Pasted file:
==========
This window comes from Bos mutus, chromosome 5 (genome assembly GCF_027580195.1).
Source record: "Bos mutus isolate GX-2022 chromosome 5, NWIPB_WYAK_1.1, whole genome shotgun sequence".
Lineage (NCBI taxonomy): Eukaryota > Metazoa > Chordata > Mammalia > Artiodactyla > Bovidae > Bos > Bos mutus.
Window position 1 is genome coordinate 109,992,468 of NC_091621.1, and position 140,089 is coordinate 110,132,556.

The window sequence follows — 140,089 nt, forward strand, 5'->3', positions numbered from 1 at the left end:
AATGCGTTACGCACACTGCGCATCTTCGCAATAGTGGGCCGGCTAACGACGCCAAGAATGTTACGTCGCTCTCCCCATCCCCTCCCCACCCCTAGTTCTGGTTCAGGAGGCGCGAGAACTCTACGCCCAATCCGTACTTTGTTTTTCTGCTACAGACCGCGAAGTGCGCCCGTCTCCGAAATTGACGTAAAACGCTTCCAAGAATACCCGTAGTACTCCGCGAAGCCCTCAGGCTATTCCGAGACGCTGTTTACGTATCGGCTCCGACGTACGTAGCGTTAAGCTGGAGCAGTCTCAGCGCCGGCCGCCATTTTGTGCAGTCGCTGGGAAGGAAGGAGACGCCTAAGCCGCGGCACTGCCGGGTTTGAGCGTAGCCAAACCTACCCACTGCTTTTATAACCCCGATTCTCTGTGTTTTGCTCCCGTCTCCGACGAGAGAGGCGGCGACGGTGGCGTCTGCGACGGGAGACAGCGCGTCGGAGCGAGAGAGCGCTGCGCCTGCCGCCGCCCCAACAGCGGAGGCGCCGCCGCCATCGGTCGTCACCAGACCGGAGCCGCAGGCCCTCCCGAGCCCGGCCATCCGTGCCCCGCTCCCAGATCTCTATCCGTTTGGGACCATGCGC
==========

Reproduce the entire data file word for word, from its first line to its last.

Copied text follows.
This window comes from Bos mutus, chromosome 5 (genome assembly GCF_027580195.1).
Source record: "Bos mutus isolate GX-2022 chromosome 5, NWIPB_WYAK_1.1, whole genome shotgun sequence".
Lineage (NCBI taxonomy): Eukaryota > Metazoa > Chordata > Mammalia > Artiodactyla > Bovidae > Bos > Bos mutus.
Window position 1 is genome coordinate 109,992,468 of NC_091621.1, and position 140,089 is coordinate 110,132,556.

The window sequence follows — 140,089 nt, forward strand, 5'->3', positions numbered from 1 at the left end:
AATGCGTTACGCACACTGCGCATCTTCGCAATAGTGGGCCGGCTAACGACGCCAAGAATGTTACGTCGCTCTCCCCATCCCCTCCCCACCCCTAGTTCTGGTTCAGGAGGCGCGAGAACTCTACGCCCAATCCGTACTTTGTTTTTCTGCTACAGACCGCGAAGTGCGCCCGTCTCCGAAATTGACGTAAAACGCTTCCAAGAATACCCGTAGTACTCCGCGAAGCCCTCAGGCTATTCCGAGACGCTGTTTACGTATCGGCTCCGACGTACGTAGCGTTAAGCTGGAGCAGTCTCAGCGCCGGCCGCCATTTTGTGCAGTCGCTGGGAAGGAAGGAGACGCCTAAGCCGCGGCACTGCCGGGTTTGAGCGTAGCCAAACCTACCCACTGCTTTTATAACCCCGATTCTCTGTGTTTTGCTCCCGTCTCCGACGAGAGAGGCGGCGACGGTGGCGTCTGCGACGGGAGACAGCGCGTCGGAGCGAGAGAGCGCTGCGCCTGCCGCCGCCCCAACAGCGGAGGCGCCGCCGCCATCGGTCGTCACCAGACCGGAGCCGCAGGCCCTCCCGAGCCCGGCCATCCGTGCCCCGCTCCCAGATCTCTATCCGTTTGGGACCATGCGC